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This Day in Georgia History

December 31, 1832

Robert A. Alston Born

To view a newspaper report of Alston’s death, see the Digital Library of Georgia.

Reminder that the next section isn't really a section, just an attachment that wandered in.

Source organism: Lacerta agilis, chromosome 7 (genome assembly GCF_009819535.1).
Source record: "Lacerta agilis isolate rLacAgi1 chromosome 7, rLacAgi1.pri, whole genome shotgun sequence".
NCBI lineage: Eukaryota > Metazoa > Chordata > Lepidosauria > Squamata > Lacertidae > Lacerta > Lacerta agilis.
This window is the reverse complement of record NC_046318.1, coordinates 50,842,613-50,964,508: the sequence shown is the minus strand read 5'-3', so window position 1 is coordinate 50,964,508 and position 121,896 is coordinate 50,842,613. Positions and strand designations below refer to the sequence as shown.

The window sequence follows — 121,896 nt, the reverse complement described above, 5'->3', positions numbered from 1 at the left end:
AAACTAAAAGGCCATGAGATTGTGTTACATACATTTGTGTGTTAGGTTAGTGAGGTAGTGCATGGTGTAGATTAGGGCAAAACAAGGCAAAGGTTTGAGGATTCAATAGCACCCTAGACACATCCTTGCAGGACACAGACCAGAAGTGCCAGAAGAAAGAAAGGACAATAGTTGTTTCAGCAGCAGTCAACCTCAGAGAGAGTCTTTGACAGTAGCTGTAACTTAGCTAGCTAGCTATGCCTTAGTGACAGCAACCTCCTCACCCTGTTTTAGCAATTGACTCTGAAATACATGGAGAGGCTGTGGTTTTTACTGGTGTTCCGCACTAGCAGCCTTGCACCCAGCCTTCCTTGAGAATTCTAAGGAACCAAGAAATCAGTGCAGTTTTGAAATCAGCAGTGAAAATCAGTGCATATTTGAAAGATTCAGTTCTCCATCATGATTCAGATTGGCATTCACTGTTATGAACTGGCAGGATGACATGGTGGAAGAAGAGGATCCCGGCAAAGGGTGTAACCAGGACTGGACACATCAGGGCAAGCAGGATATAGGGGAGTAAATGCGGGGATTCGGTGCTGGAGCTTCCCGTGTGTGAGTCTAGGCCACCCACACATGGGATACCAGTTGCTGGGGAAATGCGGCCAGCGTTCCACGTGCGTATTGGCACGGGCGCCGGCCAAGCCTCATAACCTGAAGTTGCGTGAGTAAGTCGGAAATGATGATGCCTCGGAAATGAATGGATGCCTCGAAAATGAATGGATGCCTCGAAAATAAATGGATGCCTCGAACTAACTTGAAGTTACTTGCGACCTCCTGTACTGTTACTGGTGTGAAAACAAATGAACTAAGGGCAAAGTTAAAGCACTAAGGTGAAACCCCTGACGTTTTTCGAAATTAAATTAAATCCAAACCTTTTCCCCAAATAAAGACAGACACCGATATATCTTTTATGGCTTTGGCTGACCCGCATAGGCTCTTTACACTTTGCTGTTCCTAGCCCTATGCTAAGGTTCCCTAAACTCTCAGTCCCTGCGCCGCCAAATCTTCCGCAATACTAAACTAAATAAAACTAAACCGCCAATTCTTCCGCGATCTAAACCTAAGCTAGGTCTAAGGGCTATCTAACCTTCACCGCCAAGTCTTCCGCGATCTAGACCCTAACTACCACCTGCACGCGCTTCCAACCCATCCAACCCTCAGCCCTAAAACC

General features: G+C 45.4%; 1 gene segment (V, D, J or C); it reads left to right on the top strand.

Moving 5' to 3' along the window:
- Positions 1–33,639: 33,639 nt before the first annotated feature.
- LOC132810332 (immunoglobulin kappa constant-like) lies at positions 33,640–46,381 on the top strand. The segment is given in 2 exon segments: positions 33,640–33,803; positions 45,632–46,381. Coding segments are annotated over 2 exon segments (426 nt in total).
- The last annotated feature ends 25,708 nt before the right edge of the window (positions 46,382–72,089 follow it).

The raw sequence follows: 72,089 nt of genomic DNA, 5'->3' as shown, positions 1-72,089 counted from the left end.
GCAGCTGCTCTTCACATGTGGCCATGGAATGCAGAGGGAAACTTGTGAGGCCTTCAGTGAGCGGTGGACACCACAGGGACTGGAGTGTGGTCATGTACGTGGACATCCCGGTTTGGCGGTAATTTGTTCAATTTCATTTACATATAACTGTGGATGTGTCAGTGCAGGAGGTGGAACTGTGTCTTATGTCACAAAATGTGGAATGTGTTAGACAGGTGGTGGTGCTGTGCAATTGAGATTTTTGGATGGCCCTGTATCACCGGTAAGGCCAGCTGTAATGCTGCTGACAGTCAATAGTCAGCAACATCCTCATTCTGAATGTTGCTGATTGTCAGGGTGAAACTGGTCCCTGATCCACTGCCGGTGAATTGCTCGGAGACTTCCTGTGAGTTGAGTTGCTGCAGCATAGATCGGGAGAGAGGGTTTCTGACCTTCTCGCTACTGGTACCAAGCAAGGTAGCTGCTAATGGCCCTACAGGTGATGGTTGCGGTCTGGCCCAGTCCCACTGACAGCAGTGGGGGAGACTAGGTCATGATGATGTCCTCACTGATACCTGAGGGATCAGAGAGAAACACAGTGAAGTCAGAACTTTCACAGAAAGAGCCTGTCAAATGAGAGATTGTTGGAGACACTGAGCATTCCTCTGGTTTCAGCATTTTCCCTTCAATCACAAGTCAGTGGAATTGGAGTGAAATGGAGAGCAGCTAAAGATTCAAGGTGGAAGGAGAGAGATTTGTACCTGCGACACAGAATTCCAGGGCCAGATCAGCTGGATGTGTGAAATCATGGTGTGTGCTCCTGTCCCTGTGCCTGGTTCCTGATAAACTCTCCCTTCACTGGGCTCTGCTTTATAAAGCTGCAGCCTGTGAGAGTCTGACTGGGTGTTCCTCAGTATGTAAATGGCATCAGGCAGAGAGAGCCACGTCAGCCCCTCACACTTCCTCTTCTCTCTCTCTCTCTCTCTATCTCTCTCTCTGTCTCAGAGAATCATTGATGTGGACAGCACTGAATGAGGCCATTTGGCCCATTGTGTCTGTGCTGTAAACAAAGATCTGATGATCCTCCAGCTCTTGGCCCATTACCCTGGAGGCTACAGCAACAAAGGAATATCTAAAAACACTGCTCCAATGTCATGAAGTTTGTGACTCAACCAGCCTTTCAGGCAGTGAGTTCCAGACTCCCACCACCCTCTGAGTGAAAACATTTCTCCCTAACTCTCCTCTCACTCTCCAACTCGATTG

Politician and lawyer Robert A. Alston was born in Macon, Georgia. Alston moved his family to DeKalb County during the Civil War in which he fought with noted bravery and rose to the rank of lieutenant colonel. After the war he resumed a law and farming career, though he remained interested in and involved in public affairs. In 1872, he purchased one-third of the Atlanta Herald, and convinced a young, but well-respected, Henry Grady to join in the venture with him. Alston was elected to the General Assembly in 1878. Here, he left his lasting mark by fighting the horrendous conditions in Georgia prisons, particularly the convict-lease system but alienating powerful members of his Democratic party in the process. Alston believed in justice over political expediency, and he was unwilling to change his stance against the convict system. Tragically, it was convict lease system that would indirectly cause Alston’s death. U.S. Senator John B. Gordon had a financial interest in Penitentiary Company No. 2. Wishing to sell this interest, he gave Alston (who was a close friend) power of attorney to sell the interest. The sale, however, would affect Edward Cox, who subleased 60 of Gordon’s convicts for use on his farm. Cox became outraged at Alston’s decision as to who would buy Gordon’s lease. On Mar. 11, 1879, Cox ran into Alston in a barber shop and began demanding that Alston cancel the sale of Gordon’s lease. When Alston told Cox that he couldn’t, Cox became enraged and told Alston to go arm himself. Alston did, and that afternoon they met at the state capitol in the office of the state treasurer, who unsuccessfully tried to moderate the dispute. The argument continued, and apparently both men drew their revolvers at the same time and opened fire. Alston received a fatal wound to his head. Following his death, Alston was buried in the Decatur City Cemetery in Decatur, Georgia. Cox was later tried and convicted for murder. He served some time, but was pardoned and became a dairy farmer.